Walk This Way

There is an old comedy/vaudeville gag, where a character enters a stately home, or an office, or arrives at an  important event.  They are greeted by a “straight man” character, who tells them to “walk this way”.  The “straight man” then turns and begins walking in a manner that uses exaggerated mannerisms.  The comedic character doesn’t just follow in the general direction of the other character– s/he imitates the exaggerated mannerisms as well.

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In the last of three prayers from the song, “Day by Day” (see last Friday and Saturday), I want to explore how to “follow Thee more nearly.”

I have this quibble with the song lyrics– I know that “nearly” rhymes with “clearly” and “dearly”, but it is not grammatically correct, as it implies that I almost, not quite, but nearly want to follow Jesus, instead of saying that I want to follow Him more closely, or become a better reflection of His character.  That said, I sometimes think that I fall into the comedic trap of thinking that “walk this way” merely means following Christ with exaggerated mannerisms– I follow “more nearly” when I should be following more closely.

Years ago, a good friend of mine suggested that I read a book called “God On a Harley” (Review and summary here)  It is a fable, and an interesting read.  I don’t recommend it for theological content (the Christ it presents is more of a New-Age life coach, not a Messiah), but I’m glad I read it for two reasons:  It challenged my conventional view of Jesus, and it challenged the way I thought about discipleship.  At the time I was reading the book, I was also considering making some big changes in my life– changing careers, moving away from my home town, and trusting God to be “sufficient” in my singleness and lack of guaranteed income.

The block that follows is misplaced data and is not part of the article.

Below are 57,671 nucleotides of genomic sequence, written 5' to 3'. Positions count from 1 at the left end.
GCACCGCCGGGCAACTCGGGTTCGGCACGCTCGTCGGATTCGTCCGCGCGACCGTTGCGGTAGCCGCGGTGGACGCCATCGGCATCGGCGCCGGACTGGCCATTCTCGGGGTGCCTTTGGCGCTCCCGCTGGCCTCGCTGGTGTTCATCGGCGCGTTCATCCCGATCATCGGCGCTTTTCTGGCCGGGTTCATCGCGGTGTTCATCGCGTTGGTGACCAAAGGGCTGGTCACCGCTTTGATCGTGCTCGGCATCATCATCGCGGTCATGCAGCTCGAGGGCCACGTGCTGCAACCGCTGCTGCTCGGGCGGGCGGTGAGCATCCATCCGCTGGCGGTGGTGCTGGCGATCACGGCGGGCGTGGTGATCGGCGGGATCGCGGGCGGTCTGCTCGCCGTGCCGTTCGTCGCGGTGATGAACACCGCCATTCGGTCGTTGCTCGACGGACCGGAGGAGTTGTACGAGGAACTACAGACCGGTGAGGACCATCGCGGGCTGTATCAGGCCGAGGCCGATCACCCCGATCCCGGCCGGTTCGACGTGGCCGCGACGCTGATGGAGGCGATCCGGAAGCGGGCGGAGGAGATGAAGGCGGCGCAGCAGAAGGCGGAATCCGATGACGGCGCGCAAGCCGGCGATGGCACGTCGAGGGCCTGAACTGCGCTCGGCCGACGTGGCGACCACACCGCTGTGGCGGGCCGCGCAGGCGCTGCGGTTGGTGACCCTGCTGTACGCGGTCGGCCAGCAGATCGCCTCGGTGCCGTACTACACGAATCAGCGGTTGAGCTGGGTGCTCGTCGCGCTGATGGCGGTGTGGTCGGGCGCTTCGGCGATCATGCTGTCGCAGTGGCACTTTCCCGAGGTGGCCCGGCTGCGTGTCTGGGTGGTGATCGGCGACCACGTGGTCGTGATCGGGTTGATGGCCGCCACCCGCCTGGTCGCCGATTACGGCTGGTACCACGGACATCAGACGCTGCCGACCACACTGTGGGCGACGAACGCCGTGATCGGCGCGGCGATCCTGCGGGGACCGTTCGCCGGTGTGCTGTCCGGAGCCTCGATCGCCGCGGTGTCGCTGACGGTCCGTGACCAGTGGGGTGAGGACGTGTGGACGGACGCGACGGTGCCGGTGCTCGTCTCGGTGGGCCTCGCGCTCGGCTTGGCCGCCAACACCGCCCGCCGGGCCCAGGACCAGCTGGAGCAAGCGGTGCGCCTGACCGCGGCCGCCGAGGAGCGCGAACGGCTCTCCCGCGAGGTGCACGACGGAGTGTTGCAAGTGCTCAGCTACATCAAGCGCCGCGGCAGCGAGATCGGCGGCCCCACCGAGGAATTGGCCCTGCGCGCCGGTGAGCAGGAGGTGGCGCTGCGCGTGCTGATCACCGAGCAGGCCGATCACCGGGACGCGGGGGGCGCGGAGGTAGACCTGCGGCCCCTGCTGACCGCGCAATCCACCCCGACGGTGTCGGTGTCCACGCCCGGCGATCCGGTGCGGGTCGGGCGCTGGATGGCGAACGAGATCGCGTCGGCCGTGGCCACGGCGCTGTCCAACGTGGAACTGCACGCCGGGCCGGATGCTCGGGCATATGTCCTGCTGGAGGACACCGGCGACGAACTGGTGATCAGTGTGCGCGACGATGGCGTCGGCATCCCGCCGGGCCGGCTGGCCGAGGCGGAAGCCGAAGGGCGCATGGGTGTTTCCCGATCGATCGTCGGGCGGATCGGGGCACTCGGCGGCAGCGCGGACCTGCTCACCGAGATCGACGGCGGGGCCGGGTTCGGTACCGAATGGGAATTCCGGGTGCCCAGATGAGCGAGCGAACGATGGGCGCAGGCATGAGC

man wearing black leather jacket riding cruiser motorcycle on road
Photo by MARK ELLIOTT on Pexels.com

When we talk or think about Jesus’ time on Earth, we generally focus on His birth, His miracles, His death, and His resurrection.  We don’t usually think of His everyday life…where He ate or slept or how He lived.  If He were to walk among us today, He wouldn’t appear like the paintings we see– flowing long blond hair (which has always been inaccurate), white robe and sandals.  He might wear a T-shirt and jeans, ride the bus or subway train, and hang out at Starbucks or the corner convenience store.  Jesus didn’t live in a “holy huddle.”  And, though He famously walked on water, He mostly walked the streets.  He lived and walked and ate and spent His days among ordinary people–in fact, it was His willingness to eat with and talk to the marginalized, the forgotten, the ostracized people of Him time, that got Him in trouble with the religious leaders and those in power.

photo of a woman passing through the alley
Photo by Nicolas Postiglioni on Pexels.com